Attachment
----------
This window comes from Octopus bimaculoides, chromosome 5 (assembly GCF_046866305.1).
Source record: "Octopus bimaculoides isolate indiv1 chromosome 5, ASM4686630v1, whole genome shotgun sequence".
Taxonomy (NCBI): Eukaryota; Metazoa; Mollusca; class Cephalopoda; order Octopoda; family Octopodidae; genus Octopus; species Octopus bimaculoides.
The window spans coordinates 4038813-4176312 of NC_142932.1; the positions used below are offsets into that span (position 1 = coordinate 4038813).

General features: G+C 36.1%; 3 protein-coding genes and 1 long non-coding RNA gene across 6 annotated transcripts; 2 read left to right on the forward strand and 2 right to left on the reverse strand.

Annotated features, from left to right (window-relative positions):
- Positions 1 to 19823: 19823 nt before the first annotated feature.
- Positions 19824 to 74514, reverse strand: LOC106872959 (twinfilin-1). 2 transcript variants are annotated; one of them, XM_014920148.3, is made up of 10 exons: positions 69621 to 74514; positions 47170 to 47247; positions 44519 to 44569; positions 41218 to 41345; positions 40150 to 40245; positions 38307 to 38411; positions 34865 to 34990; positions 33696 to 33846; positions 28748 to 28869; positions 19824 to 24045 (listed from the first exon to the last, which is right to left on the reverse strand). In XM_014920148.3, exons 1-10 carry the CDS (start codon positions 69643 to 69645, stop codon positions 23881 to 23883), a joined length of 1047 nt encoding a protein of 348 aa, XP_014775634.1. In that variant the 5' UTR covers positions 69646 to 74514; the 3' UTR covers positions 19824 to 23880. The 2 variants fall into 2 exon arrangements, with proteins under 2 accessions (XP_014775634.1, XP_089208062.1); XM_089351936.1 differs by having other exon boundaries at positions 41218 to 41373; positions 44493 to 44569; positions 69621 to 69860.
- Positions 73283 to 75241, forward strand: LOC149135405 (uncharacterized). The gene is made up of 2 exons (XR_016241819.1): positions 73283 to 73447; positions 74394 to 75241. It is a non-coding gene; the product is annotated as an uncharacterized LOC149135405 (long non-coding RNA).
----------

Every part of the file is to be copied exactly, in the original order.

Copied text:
This window comes from Octopus bimaculoides, chromosome 5 (assembly GCF_046866305.1).
Source record: "Octopus bimaculoides isolate indiv1 chromosome 5, ASM4686630v1, whole genome shotgun sequence".
Taxonomy (NCBI): Eukaryota; Metazoa; Mollusca; class Cephalopoda; order Octopoda; family Octopodidae; genus Octopus; species Octopus bimaculoides.
The window spans coordinates 4038813-4176312 of NC_142932.1; the positions used below are offsets into that span (position 1 = coordinate 4038813).

General features: G+C 36.1%; 3 protein-coding genes and 1 long non-coding RNA gene across 6 annotated transcripts; 2 read left to right on the forward strand and 2 right to left on the reverse strand.

Annotated features, from left to right (window-relative positions):
- Positions 1 to 19823: 19823 nt before the first annotated feature.
- Positions 19824 to 74514, reverse strand: LOC106872959 (twinfilin-1). 2 transcript variants are annotated; one of them, XM_014920148.3, is made up of 10 exons: positions 69621 to 74514; positions 47170 to 47247; positions 44519 to 44569; positions 41218 to 41345; positions 40150 to 40245; positions 38307 to 38411; positions 34865 to 34990; positions 33696 to 33846; positions 28748 to 28869; positions 19824 to 24045 (listed from the first exon to the last, which is right to left on the reverse strand). In XM_014920148.3, exons 1-10 carry the CDS (start codon positions 69643 to 69645, stop codon positions 23881 to 23883), a joined length of 1047 nt encoding a protein of 348 aa, XP_014775634.1. In that variant the 5' UTR covers positions 69646 to 74514; the 3' UTR covers positions 19824 to 23880. The 2 variants fall into 2 exon arrangements, with proteins under 2 accessions (XP_014775634.1, XP_089208062.1); XM_089351936.1 differs by having other exon boundaries at positions 41218 to 41373; positions 44493 to 44569; positions 69621 to 69860.
- Positions 73283 to 75241, forward strand: LOC149135405 (uncharacterized). The gene is made up of 2 exons (XR_016241819.1): positions 73283 to 73447; positions 74394 to 75241. It is a non-coding gene; the product is annotated as an uncharacterized LOC149135405 (long non-coding RNA).